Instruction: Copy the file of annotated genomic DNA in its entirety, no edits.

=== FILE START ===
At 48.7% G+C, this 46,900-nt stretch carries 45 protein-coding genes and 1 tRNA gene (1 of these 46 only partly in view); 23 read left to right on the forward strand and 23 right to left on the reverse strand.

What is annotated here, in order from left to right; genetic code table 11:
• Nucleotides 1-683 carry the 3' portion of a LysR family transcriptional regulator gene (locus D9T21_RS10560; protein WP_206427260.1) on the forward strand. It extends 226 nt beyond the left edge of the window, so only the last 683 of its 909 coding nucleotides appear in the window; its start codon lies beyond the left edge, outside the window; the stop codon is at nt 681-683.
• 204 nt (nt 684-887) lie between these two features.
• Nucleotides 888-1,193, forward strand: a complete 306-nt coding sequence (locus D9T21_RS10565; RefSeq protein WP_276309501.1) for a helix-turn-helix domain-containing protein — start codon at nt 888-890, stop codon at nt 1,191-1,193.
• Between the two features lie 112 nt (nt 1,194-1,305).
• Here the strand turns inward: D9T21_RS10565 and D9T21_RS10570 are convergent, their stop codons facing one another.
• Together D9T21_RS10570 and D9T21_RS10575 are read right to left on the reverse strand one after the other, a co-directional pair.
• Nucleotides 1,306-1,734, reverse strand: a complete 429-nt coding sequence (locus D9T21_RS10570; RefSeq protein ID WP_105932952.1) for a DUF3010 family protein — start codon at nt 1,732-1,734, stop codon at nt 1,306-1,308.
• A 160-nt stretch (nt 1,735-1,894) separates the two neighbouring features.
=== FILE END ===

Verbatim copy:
At 48.7% G+C, this 46,900-nt stretch carries 45 protein-coding genes and 1 tRNA gene (1 of these 46 only partly in view); 23 read left to right on the forward strand and 23 right to left on the reverse strand.

What is annotated here, in order from left to right; genetic code table 11:
• Nucleotides 1-683 carry the 3' portion of a LysR family transcriptional regulator gene (locus D9T21_RS10560; protein WP_206427260.1) on the forward strand. It extends 226 nt beyond the left edge of the window, so only the last 683 of its 909 coding nucleotides appear in the window; its start codon lies beyond the left edge, outside the window; the stop codon is at nt 681-683.
• 204 nt (nt 684-887) lie between these two features.
• Nucleotides 888-1,193, forward strand: a complete 306-nt coding sequence (locus D9T21_RS10565; RefSeq protein WP_276309501.1) for a helix-turn-helix domain-containing protein — start codon at nt 888-890, stop codon at nt 1,191-1,193.
• Between the two features lie 112 nt (nt 1,194-1,305).
• Here the strand turns inward: D9T21_RS10565 and D9T21_RS10570 are convergent, their stop codons facing one another.
• Together D9T21_RS10570 and D9T21_RS10575 are read right to left on the reverse strand one after the other, a co-directional pair.
• Nucleotides 1,306-1,734, reverse strand: a complete 429-nt coding sequence (locus D9T21_RS10570; RefSeq protein ID WP_105932952.1) for a DUF3010 family protein — start codon at nt 1,732-1,734, stop codon at nt 1,306-1,308.
• A 160-nt stretch (nt 1,735-1,894) separates the two neighbouring features.